Sir-Sister-of-Suck wrote: ↑Sun Jul 08, 2018 12:14 am
Greta wrote: ↑Fri Jul 06, 2018 11:57 pm
I think the reduced cynicism - appreciation that human relationships are far from the only important things in life - stems from reduced anxiety.
It's something like that, although I still don't feel like that's a fully accurate description to all the ways that I feel different since using pot regularly. I started working out more, I feel less frustrated when I get in an argument with someone, I feel more 'connected' to people, I've gained an odd sense of humor about everything. And in general, I'm more confident that the world will have a way of working things out for me, this is more so what I meant when I said I have a reduced cynicism.
Hehehe, all of these effects will reduce, or you will stop noticing them, and you will have a new "normal". The risk there is that the new normal may become unpleasant when you take a break. Daily weed use in young people is a real inhibitor. The issue here is, if you feel wonderful while sitting around, why make the effort to achieve? Through family I have met a lot of young stoners out there whose lives are stagnating and leading them to depression because they cannot galvanise themselves to make the sacrifices needed to get ahead in life.
// old cow trying to give life advice to whippersnappers (for now)
Sir-Sister-of-Suck wrote:Just an example that comes to mind, I had gotten into an 'argument' with my sister a few weeks ago - and some of her ideas are pretty out there; My immediate family is much more conservative than I am, so we get into it a little bit. We talked about everything from violence in early american movies, to politics and religion, and I just walked away feeling like it was much less of an 'argument,' and much more like a mature 'discussion'. I was very satisfied with how the conversation ended, just left with this overwhelming feeling like I wouldn't have felt like that before. I would have been frustrated that I didn't get more in, or frustrated that she had these opinions at all. Funny thing is, I hadn't even taken pot that day.
That's the positive, hopefully a breakthrough that's achievable now at any time, stoned or straight.
I'd spent many years off the smoke and then synthetic weed became available. The first strains were very subtle and I didn't notice anything. Then I was on some stupid forum and some bloke tore into me. I wrote a suitably scorching retort and stopped before posting. I stopped and had a pipe of the (then legal) synthetic weed. I returned to my posting, thought, "Oh God, what a grump", scrubbed it, and found a way of getting my point across without letting it become a flame war. At that point I decided that it was pretty good stuff. Of course it's illegal now.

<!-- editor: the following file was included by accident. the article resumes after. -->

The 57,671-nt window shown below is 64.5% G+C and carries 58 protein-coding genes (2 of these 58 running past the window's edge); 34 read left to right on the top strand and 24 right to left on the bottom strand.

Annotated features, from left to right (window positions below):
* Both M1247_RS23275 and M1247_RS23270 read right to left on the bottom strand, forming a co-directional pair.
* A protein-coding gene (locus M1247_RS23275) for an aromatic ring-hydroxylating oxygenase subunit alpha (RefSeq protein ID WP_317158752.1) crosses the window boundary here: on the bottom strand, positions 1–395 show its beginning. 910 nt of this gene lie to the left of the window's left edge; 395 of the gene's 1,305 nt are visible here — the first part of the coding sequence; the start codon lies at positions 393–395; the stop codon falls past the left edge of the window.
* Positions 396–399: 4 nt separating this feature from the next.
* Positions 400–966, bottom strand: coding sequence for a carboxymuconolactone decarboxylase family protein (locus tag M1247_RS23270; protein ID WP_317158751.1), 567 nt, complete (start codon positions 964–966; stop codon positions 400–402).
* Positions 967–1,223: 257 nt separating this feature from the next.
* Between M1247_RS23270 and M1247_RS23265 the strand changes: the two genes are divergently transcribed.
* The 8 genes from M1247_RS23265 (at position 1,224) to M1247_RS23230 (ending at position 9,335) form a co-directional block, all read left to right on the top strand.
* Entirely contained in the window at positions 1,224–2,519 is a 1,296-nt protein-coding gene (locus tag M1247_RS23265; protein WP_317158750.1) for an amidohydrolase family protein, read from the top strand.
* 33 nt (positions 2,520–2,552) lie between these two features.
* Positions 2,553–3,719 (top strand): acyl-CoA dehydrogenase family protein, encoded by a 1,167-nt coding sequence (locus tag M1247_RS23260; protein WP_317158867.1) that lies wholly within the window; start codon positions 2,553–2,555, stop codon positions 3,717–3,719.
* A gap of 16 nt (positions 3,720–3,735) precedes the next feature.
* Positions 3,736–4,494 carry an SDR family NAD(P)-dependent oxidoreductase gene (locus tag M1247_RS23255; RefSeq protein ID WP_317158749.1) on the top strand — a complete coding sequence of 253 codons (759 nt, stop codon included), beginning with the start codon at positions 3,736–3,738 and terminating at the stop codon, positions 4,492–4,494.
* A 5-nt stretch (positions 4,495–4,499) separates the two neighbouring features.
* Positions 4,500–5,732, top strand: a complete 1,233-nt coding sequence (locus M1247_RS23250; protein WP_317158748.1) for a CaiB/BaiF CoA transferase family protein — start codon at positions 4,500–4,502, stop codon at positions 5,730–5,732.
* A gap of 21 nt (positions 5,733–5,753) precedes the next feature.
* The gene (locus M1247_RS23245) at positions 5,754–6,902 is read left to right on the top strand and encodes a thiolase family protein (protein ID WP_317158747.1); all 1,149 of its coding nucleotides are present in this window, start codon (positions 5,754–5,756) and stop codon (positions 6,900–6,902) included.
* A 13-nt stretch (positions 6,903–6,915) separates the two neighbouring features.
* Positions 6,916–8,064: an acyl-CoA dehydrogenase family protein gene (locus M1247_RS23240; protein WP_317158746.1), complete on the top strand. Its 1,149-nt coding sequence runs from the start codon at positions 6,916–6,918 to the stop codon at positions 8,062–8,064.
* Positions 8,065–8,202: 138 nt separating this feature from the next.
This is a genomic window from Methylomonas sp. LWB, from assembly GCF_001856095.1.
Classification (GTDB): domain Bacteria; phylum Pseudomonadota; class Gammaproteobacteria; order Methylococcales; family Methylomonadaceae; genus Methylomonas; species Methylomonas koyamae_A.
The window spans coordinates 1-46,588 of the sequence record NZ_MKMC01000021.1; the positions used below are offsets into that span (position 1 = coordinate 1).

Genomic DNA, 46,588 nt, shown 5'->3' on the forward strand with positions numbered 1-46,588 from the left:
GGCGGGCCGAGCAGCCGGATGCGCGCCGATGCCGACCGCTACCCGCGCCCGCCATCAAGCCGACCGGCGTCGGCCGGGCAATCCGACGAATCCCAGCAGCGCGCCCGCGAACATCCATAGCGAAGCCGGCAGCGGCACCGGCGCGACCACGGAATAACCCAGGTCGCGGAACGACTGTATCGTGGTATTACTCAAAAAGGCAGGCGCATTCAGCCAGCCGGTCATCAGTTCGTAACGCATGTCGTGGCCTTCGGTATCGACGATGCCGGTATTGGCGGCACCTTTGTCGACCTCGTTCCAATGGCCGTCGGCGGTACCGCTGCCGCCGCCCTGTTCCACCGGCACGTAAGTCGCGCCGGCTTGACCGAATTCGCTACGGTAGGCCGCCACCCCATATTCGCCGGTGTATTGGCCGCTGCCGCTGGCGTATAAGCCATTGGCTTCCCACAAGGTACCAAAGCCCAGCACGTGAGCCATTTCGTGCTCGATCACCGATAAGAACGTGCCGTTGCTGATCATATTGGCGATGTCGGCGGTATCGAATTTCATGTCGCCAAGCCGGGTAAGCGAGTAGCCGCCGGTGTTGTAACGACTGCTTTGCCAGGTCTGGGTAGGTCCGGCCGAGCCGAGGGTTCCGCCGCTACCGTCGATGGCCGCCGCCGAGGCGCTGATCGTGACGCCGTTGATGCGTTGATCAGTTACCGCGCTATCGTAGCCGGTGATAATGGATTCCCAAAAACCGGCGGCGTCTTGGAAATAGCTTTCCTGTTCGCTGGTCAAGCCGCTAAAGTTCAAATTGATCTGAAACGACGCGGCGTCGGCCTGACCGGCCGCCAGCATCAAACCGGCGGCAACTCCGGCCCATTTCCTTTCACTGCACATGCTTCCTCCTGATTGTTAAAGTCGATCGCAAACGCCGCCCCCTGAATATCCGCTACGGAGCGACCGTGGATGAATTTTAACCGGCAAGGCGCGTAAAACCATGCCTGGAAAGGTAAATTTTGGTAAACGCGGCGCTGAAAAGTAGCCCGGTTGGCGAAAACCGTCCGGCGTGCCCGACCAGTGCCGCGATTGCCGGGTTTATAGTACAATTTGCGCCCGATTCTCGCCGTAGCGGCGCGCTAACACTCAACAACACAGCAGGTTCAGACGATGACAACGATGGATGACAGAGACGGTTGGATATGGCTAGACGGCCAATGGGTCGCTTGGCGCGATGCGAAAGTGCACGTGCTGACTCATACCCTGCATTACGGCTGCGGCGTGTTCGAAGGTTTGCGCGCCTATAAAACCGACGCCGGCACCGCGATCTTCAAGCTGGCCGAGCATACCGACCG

Sir-Sister-of-Suck wrote:I've heard that the CBD in marijuana acts in a similar way to antidepressants, because it encourages serotonin release in the brain. Except it's not done by a reuptake, so the side effects aren't the same. I mention this because some of these radical differences are common in people who suddenly go on antidepressants. It's hard to put a finger on exactly what's different.
I think it's dopamine - quite possibly the key chemical evoked in experiences of what is perceived to be supernatural - which is why weed always agreed with me more than other intoxicants. Being ADHD I don't produce much dopamine naturally - and if you "cain't get no satisfaction" you do crazier and crazier things to get the kind of buzz out of life that others take for granted. I was very messed up because no one knew about autism spectrum disorders back then. I stumbled upon pot in my mid teens and it helped until I overdid it.
Still, aside from the nicotine addiction of the tobacco mixer, I always found it very easy to stop smoking weed when it wasn't around. Nicotine, which masquerades as a side player, is actually the primary driver with most heavy weed smokers. Nobody talks about this because it's 100% the government's fault. I think that if weed had been legal and a non-tobacco mixer been on the market, the number of people claiming weed dependency would reduce by 90% or more. There are many weed smoking tobacco addicts who have never smoked cigarettes and they have have no idea that that's the case.
Sir-Sister-of-Suck wrote:I have noticed one interesting parallel between the deeply religious and the psychonaut type, and that's the adamancy that they're correct about what they believe; It's a very common thing for the religious to say that they are '100% certain' that a god exists, and I've heard very similar points made by people like Mckenna, that their experiences are something more than mere hallucinations. They can't just 'believe' the fractal elves are real, they 'know' they're real. Unlike the religious, this is something I can relate to as someone who experimented with a lot of these drugs, they can create this overwhelming sensation that what you saw or felt was 'real'. But eventually, I realized how absurd it is to be as certain that your experience on a mind-altering substance is as real as your own existence.
Where does any such certainty come from but subjective experience? Psychonauts and some theists are speaking of their own experiences without relaying on others' testimony. "I've seen it with my own eyes!" so to speak. Of course, our eyes can deceive us but, if the vision is alluring enough, even the educated can be seduced into mistaking their individual subjectivity for objective reality.
What is required of an experience for it to be deemed reliable? The strength, clarity and, especially
, the subsequent efficacy of the experience is one factor. If you have a "cosmic experience" and you find it provides subsequent insights and solving of life problems, might that suggest that there was something real about it? In terms of verification, the most important factor is repeatability but that presents a problem for spontaneous rare life events.